Nov 202018

Steve Jackson & Ian Livingstone, circa late 1970s, were pioneers in bringing Dungeons & Dragons to the UK and Europe.

The creators of the Fighting Fantasy series of books, Ian Livingstone and Steve Jackson, are two titans of the fantasy roleplaying industry. Prior to the breakout success of the FF books, they set up and established Game Workshop as the UK’s premier hobby shop, publishing the magazine White Dwarf (which is still going strong today) and were pioneers in being responsible for bringing the RPG Dungeons & Dragons to Europe. Following the success of Fighting Fantasy, both men became involved in the videogames industry and to this day are renowned and respected figures in the gaming business and community. I met them as part of my hosting duties at this summer’s Edinburgh International Book Festival, and they were kind enough to allow my inner fanboy to pepper them with questions for a Geekzine interview. This has been months in the making, so please enjoy.

Andy Jamieson, Geekzine Editor-in-chief

November 2018

Andy Jamieson: Ian, why do you think the Fighting Fantasy books have remained as popular as they have?

Ian Livingstone: A Fighting Fantasy book is one in which you, the reader, are the hero. They’re branching narratives with a game system attached. They allow readers to make their own choices and decisions. Linear books are a passive experience whereas Fighting Fantasy is an interactive experience which gives control to the reader. Choice is empowering and speaks to today’s video game generation. We are delighted that they are relevant to a new generation.

AJ: Steve, how did the original idea for the Fighting Fantasy concept come around, and what inspired the choose-you-own-adventure system?

Steve Jackson: Originally this was supposed to be a ‘how-to-do-it’ manual. But when we got to explaining, it was much more interesting to make it an interactive explanation.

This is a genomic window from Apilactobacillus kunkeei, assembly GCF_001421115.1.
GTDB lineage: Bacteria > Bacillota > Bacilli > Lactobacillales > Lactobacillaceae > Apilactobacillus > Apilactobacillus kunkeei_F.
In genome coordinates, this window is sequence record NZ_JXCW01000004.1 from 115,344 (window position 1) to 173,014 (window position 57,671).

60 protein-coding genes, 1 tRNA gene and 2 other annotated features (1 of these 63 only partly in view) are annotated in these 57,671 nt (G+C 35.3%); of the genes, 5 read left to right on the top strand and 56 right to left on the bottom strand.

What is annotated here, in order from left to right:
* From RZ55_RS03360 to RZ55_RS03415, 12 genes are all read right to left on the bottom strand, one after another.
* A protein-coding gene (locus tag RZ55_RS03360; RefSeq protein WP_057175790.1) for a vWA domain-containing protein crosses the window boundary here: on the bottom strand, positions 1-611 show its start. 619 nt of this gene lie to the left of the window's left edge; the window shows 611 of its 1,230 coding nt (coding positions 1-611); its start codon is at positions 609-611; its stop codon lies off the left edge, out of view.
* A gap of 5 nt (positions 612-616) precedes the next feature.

The first Fighting Fantasy book, released in 1982.

AJ: Ian and Steve, out of all the Fighting Fantasy books that you have written, which ones stand out as the titles you are most proud of, and why? 

IL: It has to be The Warlock of Firetop Mountain because it was our first book and I remember going into WH Smith several times a week just to see it on the shelves! My personal favourites are Forest of Doom, Deathtrap Dungeon and City of Thieves.

SJ: Warlock will always be a special one as it was the first in the series. Then I’d say the Sorcery series. That was an epic project and I was so relieved when I’d finished Crown of Kings. And Creature of Havoc.

AJ: Ian, how was it having Charlie Higson write a Fighting Fantasy book set in Allansia? Did you set him any no-go areas? Are there plans for him to write any more? 

IL: It was great having Charlie write Gates of Death as he brought a new dimension to the narrative style, and also attention to the series with his celebrity status and following. We pretty much gave him free reign in our universe, the only caveat being not to mess with legendary characters and creatures. It would be a pleasure to work with him again on another book.

AJ: Steve, aside from Charlie Higson’s Fighting Fantasy novel, are there any future plans for other authors to write original books for the series? 

SJ: Charlie’s book seems to have done well. So it’s something we’d consider.

AJ: Ian, how was it returning to the Fighting Fantasy series last year, with The Port of Peril? Had anything changed in the way you approached the design of a Fighting Fantasy adventure?  

IL: I used the same writing mechanics as I did in the 1980s – creating a manual flowchart as I wrote the adventure, allocating paragraph numbers on the fly from a list of 1-400, and making the all-important map. But writing it gave me a dilemma. Was I writing it for 10-year-olds or for 40-year-olds masquerading as 10-year-olds? In the end, I did what I always did – I wrote it for myself, hopefully appealing to fans young and old.